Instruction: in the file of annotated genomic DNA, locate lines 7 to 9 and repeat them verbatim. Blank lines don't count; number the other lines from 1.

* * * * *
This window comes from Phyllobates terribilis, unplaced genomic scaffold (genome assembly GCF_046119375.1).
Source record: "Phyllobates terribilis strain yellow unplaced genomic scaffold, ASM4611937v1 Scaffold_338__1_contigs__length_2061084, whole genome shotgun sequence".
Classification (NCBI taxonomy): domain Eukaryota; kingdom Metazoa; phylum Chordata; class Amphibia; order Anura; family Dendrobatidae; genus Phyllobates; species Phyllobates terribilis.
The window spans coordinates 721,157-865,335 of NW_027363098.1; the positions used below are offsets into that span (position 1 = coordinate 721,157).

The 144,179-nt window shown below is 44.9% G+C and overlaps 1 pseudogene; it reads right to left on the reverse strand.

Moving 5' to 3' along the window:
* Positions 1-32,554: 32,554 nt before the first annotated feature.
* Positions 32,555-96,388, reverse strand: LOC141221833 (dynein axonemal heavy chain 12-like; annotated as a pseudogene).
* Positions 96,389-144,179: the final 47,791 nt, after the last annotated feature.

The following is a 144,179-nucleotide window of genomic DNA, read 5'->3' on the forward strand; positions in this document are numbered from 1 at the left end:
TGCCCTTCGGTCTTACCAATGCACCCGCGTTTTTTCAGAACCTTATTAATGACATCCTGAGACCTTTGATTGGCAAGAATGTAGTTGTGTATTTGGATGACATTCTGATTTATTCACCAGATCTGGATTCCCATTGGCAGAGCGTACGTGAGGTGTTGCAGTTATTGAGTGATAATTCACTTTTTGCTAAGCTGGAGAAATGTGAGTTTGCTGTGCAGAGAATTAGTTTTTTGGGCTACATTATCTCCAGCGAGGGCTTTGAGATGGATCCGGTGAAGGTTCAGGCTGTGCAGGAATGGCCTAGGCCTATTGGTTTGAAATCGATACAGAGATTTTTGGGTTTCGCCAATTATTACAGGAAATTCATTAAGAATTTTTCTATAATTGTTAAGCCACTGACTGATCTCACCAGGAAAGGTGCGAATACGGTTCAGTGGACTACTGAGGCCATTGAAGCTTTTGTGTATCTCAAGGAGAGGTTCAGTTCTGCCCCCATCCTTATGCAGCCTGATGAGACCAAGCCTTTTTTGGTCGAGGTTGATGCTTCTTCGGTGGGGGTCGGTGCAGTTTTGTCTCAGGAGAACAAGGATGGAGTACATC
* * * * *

* Positions 1-32,554: 32,554 nt before the first annotated feature.
* Positions 32,555-96,388, reverse strand: LOC141221833 (dynein axonemal heavy chain 12-like; annotated as a pseudogene).
* Positions 96,389-144,179: the final 47,791 nt, after the last annotated feature.